Body in CA glacier believed to be WWII airman

Park rangers were working with military officials Wednesday in a remote Sierra Nevada glacier to excavate a body believed to be that of an airman who

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October 19, 2005 20:48
1 minute read.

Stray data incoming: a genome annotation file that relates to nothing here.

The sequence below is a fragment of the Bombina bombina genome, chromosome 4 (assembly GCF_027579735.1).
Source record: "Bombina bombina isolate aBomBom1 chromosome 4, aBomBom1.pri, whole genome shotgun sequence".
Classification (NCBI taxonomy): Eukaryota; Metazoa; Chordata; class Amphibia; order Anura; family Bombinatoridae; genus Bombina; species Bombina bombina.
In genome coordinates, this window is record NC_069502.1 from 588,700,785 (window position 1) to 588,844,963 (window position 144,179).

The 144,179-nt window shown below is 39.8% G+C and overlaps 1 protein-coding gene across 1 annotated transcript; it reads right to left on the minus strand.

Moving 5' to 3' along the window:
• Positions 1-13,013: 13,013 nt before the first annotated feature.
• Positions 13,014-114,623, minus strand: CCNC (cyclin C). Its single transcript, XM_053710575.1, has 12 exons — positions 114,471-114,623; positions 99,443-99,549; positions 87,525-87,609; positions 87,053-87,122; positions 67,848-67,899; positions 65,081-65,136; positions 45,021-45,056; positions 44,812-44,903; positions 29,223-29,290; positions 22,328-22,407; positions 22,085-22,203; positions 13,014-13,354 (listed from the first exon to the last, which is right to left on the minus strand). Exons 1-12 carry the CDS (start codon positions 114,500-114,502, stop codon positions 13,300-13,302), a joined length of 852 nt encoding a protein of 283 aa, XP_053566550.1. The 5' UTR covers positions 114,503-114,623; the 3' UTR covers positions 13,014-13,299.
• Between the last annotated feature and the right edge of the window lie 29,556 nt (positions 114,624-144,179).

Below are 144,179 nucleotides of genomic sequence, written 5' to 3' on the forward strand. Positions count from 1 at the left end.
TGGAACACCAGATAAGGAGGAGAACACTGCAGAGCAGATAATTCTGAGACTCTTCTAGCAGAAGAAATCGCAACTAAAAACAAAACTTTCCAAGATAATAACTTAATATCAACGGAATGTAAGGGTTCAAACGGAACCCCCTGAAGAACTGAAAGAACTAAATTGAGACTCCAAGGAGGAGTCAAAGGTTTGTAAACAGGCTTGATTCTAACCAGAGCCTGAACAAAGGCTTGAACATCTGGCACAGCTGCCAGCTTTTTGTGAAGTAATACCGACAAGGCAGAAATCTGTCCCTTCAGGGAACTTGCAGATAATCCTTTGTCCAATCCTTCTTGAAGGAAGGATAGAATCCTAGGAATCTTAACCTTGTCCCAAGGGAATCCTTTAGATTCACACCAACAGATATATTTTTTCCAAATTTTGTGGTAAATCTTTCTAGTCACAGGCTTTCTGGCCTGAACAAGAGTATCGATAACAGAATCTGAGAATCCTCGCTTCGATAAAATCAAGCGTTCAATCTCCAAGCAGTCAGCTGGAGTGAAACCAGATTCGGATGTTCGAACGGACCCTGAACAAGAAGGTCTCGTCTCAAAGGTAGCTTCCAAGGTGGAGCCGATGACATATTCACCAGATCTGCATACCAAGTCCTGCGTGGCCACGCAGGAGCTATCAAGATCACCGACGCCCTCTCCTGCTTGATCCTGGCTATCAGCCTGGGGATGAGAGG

Park rangers were working with military officials Wednesday in a remote Sierra Nevada glacier to excavate a body believed to be that of an airman who crashed in 1942. Two unidentified climbers spotted the frozen head, shoulder and arm of body that is 80 percent encased in ice while climbing the glacier on the 13,710-foot (4,178-meter) Mount Mendel in Kings Canyon National Park, California, said park spokeswoman Alex Picavet. A crew of park rangers and specialists will camp on the mountain side, in below-freezing temperatures, for what promises to be long, difficult excavation, Picavet said. The crew includes an expert from the Joint Prisoner of War Accounting Command, which recovers and identifies military personnel who have been missing for decades. "We're not going to go fast," Picavet said. "We want to preserve him as much as possible. He's pretty intact." Park officials believe the serviceman, who is wearing a US Army Corps parachute, may be part of the crew of an AT-7 navigational training plane that crashed on Nov. 18, 1942. The wreckage and four bodies were found in 1947 by a climber. This man may have been connected to that expedition, although it's hard to tell until the body's been recovered, Picavet said. The body was found at the base of the glacier, in a remote, icy area that can be reached only after days of hiking, Picavet said.


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